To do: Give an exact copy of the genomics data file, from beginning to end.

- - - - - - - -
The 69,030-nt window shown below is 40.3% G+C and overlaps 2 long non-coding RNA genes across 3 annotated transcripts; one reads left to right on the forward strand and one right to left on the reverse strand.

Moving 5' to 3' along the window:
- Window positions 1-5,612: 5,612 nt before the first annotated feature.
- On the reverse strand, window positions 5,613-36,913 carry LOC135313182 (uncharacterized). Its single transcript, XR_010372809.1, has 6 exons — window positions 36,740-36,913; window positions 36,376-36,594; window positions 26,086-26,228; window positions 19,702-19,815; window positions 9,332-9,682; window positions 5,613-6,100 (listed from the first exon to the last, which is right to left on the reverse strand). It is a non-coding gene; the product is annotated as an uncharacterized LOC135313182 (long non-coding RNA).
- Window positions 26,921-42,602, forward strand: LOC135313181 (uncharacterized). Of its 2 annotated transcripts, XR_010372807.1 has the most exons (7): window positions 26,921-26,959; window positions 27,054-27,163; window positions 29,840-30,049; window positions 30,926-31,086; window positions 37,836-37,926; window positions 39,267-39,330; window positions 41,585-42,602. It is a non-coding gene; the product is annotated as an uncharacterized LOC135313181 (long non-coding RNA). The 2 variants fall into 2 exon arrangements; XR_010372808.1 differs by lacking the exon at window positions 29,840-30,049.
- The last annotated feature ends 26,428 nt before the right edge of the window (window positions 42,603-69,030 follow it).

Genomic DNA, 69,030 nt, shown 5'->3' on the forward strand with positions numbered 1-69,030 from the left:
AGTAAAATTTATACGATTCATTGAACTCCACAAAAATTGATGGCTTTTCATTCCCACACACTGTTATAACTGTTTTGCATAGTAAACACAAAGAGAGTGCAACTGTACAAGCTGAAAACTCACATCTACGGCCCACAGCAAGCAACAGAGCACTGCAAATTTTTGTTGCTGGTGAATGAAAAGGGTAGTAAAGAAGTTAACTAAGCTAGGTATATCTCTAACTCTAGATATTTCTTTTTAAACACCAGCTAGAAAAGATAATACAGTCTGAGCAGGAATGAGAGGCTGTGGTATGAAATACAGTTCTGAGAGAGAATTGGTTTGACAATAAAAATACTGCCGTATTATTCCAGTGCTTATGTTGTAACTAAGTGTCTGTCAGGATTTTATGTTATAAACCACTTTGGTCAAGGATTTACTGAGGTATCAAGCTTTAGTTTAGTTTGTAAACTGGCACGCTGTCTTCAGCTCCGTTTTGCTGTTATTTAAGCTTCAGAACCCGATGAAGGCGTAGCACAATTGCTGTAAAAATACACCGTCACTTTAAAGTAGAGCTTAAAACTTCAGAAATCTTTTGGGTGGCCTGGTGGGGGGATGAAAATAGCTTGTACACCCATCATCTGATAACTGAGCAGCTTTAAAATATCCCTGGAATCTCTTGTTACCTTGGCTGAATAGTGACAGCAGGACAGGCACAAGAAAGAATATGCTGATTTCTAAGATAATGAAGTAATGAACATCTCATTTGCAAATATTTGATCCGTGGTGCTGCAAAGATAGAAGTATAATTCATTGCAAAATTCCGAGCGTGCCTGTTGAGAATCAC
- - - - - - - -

The 69,030-nt window shown below is 40.3% G+C and overlaps 2 long non-coding RNA genes across 3 annotated transcripts; one reads left to right on the forward strand and one right to left on the reverse strand.

Moving 5' to 3' along the window:
- Window positions 1-5,612: 5,612 nt before the first annotated feature.
- On the reverse strand, window positions 5,613-36,913 carry LOC135313182 (uncharacterized). Its single transcript, XR_010372809.1, has 6 exons — window positions 36,740-36,913; window positions 36,376-36,594; window positions 26,086-26,228; window positions 19,702-19,815; window positions 9,332-9,682; window positions 5,613-6,100 (listed from the first exon to the last, which is right to left on the reverse strand). It is a non-coding gene; the product is annotated as an uncharacterized LOC135313182 (long non-coding RNA).
- Window positions 26,921-42,602, forward strand: LOC135313181 (uncharacterized). Of its 2 annotated transcripts, XR_010372807.1 has the most exons (7): window positions 26,921-26,959; window positions 27,054-27,163; window positions 29,840-30,049; window positions 30,926-31,086; window positions 37,836-37,926; window positions 39,267-39,330; window positions 41,585-42,602. It is a non-coding gene; the product is annotated as an uncharacterized LOC135313181 (long non-coding RNA). The 2 variants fall into 2 exon arrangements; XR_010372808.1 differs by lacking the exon at window positions 29,840-30,049.
- The last annotated feature ends 26,428 nt before the right edge of the window (window positions 42,603-69,030 follow it).

Genomic DNA, 69,030 nt, shown 5'->3' on the forward strand with positions numbered 1-69,030 from the left:
AGTAAAATTTATACGATTCATTGAACTCCACAAAAATTGATGGCTTTTCATTCCCACACACTGTTATAACTGTTTTGCATAGTAAACACAAAGAGAGTGCAACTGTACAAGCTGAAAACTCACATCTACGGCCCACAGCAAGCAACAGAGCACTGCAAATTTTTGTTGCTGGTGAATGAAAAGGGTAGTAAAGAAGTTAACTAAGCTAGGTATATCTCTAACTCTAGATATTTCTTTTTAAACACCAGCTAGAAAAGATAATACAGTCTGAGCAGGAATGAGAGGCTGTGGTATGAAATACAGTTCTGAGAGAGAATTGGTTTGACAATAAAAATACTGCCGTATTATTCCAGTGCTTATGTTGTAACTAAGTGTCTGTCAGGATTTTATGTTATAAACCACTTTGGTCAAGGATTTACTGAGGTATCAAGCTTTAGTTTAGTTTGTAAACTGGCACGCTGTCTTCAGCTCCGTTTTGCTGTTATTTAAGCTTCAGAACCCGATGAAGGCGTAGCACAATTGCTGTAAAAATACACCGTCACTTTAAAGTAGAGCTTAAAACTTCAGAAATCTTTTGGGTGGCCTGGTGGGGGGATGAAAATAGCTTGTACACCCATCATCTGATAACTGAGCAGCTTTAAAATATCCCTGGAATCTCTTGTTACCTTGGCTGAATAGTGACAGCAGGACAGGCACAAGAAAGAATATGCTGATTTCTAAGATAATGAAGTAATGAACATCTCATTTGCAAATATTTGATCCGTGGTGCTGCAAAGATAGAAGTATAATTCATTGCAAAATTCCGAGCGTGCCTGTTGAGAATCAC